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The Five "As" of Porn Consumption Today
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The Five "As" of Porn Consumption Today

Posted June 03, 2016 by Sean McDowell

The Five "As" of Porn Consumption Today

SeanMcDowell.org

It’s no secret that pornography is a HUGE issue in our culture today. People seem to be finally waking up to its destructive effects. I get asked give my talk, “What’s the Big Deal with Pornography?” as much (or more) than any other topic. Utah recently declared pornography a public health hazard. Even Time magazine ran a cover story on April 11, 2016 about a generation of young men who feel their brains and relationships have been sabotaged by porn.

And yet there are many parents, pastors, teachers, and other influencers who have still not dealt with the issue. It’s time! To properly address the “pornification” of our culture, it is helpful to see how radically porn consumption has changed in the past few years. Specifically, here are my Five "As” of how porn use has changed with the advent of modern technology:

1. AGGRESSIVE: To compete for viewership and money, porn producers have turned to increasingly aggressive content. In her article for Time, Peggy Orenstein notes:

“Producers of porn have one goal: to get men off hard and fast for profit. That means eroticizing the degradation of women. In a study of behaviors in popular porn, nearly 90% of 304 random scenes contained physical aggression toward women, who nearly always responded neutrally or with pleasure. More insidiously, women would sometimes beg their partners to stop, then acquiesce and begin to enjoy the activity, regardless of how painful or debasing.”[1]

2. ACCEPTABLE: Porn consumption simply doesn’t have the stigma it used to have. As a whole, porn use is much more acceptable than in the past. In fact, according to the recent Barna/Josh McDowell Ministry study, teens and young adults rank not recycling as more immoral than viewing porn (56% vs. 32%).[2] Further, 9 out of 10 young men 13-24 say that how they talk about porn with friends is encouraging, accepting, or neutral.[3]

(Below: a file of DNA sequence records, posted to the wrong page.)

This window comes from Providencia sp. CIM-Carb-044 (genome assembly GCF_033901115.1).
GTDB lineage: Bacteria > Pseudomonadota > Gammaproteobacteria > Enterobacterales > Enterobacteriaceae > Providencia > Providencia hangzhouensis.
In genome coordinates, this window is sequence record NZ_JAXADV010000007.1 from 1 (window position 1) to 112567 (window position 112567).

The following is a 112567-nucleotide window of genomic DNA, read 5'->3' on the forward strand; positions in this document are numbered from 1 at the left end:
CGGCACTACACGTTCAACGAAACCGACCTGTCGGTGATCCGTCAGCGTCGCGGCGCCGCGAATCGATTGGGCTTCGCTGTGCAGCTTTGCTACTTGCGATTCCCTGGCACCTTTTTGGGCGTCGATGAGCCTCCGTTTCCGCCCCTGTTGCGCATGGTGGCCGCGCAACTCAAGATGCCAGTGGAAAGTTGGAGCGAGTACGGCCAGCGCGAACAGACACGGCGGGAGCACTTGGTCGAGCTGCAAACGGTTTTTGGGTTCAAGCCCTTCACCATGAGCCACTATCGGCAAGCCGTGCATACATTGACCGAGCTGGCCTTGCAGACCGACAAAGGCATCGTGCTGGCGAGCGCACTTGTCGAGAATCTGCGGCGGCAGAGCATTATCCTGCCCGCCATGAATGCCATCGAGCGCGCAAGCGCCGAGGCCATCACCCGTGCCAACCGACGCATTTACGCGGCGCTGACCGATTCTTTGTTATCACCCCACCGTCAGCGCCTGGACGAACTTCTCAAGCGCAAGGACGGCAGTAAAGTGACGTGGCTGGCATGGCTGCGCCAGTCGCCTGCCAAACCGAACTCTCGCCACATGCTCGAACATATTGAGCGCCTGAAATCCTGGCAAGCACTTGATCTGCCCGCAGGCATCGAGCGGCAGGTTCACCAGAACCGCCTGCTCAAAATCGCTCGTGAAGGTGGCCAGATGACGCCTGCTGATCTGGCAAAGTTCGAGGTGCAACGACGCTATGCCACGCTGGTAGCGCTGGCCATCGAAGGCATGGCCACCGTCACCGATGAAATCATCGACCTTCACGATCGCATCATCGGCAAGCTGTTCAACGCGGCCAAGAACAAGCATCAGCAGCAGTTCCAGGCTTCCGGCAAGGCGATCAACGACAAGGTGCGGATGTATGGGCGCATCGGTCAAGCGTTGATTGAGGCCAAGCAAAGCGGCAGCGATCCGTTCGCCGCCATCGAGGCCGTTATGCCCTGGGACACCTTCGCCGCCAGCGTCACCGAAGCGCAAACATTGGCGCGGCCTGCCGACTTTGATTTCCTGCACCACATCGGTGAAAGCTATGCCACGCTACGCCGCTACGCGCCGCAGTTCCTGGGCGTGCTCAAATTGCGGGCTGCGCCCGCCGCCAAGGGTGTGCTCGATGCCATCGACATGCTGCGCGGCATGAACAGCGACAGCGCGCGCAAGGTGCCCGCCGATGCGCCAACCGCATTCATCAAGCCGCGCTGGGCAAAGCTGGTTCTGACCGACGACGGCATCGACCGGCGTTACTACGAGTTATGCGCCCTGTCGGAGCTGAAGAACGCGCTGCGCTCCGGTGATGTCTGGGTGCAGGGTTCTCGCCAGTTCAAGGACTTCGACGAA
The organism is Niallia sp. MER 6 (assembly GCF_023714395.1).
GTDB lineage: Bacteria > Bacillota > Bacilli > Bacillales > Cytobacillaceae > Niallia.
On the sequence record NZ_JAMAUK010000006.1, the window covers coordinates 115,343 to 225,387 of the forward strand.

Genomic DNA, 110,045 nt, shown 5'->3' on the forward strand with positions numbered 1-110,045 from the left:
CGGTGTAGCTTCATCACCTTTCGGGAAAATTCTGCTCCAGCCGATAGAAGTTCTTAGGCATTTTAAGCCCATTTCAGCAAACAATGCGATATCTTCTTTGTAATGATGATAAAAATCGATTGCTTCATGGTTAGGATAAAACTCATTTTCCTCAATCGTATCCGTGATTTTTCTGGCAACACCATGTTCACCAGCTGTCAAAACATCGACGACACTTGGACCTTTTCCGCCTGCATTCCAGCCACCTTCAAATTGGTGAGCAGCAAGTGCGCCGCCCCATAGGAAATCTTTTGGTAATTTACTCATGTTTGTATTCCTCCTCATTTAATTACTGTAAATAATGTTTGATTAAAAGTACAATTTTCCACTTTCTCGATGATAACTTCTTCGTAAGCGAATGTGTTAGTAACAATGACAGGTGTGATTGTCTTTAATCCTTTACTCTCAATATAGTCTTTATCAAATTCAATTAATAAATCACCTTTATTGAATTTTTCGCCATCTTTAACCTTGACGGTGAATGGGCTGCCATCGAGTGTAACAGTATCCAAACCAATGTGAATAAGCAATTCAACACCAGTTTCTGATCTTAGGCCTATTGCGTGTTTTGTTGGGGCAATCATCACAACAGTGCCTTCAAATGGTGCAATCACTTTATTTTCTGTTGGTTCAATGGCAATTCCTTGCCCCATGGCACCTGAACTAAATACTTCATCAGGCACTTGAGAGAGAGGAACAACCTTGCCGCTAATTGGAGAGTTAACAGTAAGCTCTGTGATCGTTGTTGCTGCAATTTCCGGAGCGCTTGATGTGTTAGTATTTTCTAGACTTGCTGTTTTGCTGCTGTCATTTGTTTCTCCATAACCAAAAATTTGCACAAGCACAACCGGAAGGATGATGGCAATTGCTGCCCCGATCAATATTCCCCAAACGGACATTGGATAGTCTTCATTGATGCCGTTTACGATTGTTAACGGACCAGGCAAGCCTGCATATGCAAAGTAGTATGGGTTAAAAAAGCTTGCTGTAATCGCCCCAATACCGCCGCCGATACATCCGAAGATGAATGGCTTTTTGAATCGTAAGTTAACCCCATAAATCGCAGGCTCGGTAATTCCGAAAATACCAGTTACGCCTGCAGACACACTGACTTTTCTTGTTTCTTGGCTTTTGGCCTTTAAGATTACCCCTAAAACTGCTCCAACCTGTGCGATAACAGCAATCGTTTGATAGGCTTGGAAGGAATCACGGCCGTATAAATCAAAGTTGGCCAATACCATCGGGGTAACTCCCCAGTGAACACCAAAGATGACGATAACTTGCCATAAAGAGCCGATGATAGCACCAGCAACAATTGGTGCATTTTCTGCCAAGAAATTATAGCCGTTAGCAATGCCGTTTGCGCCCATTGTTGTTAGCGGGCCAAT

3. AVAILABLE: “It’s all mainstream now!” That’s what Zack, Seth Rogan’s character, says to his best friend and intended love, about pornography, in an effort to get her to make a pornographic film with him in the 2008 film, Zack and Miri Make a Porno. Technological advancement has indiscriminately allowed people of all ages to encounter and consume sexually explicit content. Mobile devices have passed computers as the most common means of accessing pornography. And virtual porn is just emerging.

4. ANONYMOUS: In the past, people had to buy a porn magazine from a real person, such as a worker at a video store or a clerk. Today, any one with a cell phone can anonymously access endless free images with just a few clicks. People can now watch pornography entirely alone without any human interaction at all.

5. AFFORDABLE: Pornography used to cost money. People accessed porn through books, magazines, videos and other mediums that required some kind of fee. Even though the porn industry will make over 100 billion dollars this year worldwide (more than Apple, Google, Netflix, Microsoft, EBay, and Yahoo combined),[4] much is still free.

Porn use has clearly changed since generations in the past. And my guess is that this trend will only continue. What can we do? Talk about this with someone. Write a blog. Give a talk. Share your story, like my friend Mike. Forward this blog. Create a YouTube video. The only way we can give people hope is by speaking truth. Revelation 12:11 says, “And they have conquered him by the blood of the Lamb and by the word of their testimony.” Now is the time. Even though this is an uncomfortable topic, we must have the courage to address it. This includes you and me.

Sean McDowell, Ph.D. is a professor of Christian Apologetics at Biola University, a best-selling author of over 15 books, an internationally recognized speaker, and a part-time high school teacher. Follow him on Twitter: @sean_mcdowell and his blog: seanmcdowell.org.



[1] Peggy Orenstein, “How porn is changing a generation of girls,” Time, April 11, 2016, p. 47.

[2] Barna, July-August 2015

[3] Porn in the Digital Age, Barna Report (April 6, 2016)

[4] Forthcoming: John D. Foubert, Ph.D., How Pornography Harms: What Teens, Young Adults, Parents & Pastors Need to Know (2016).


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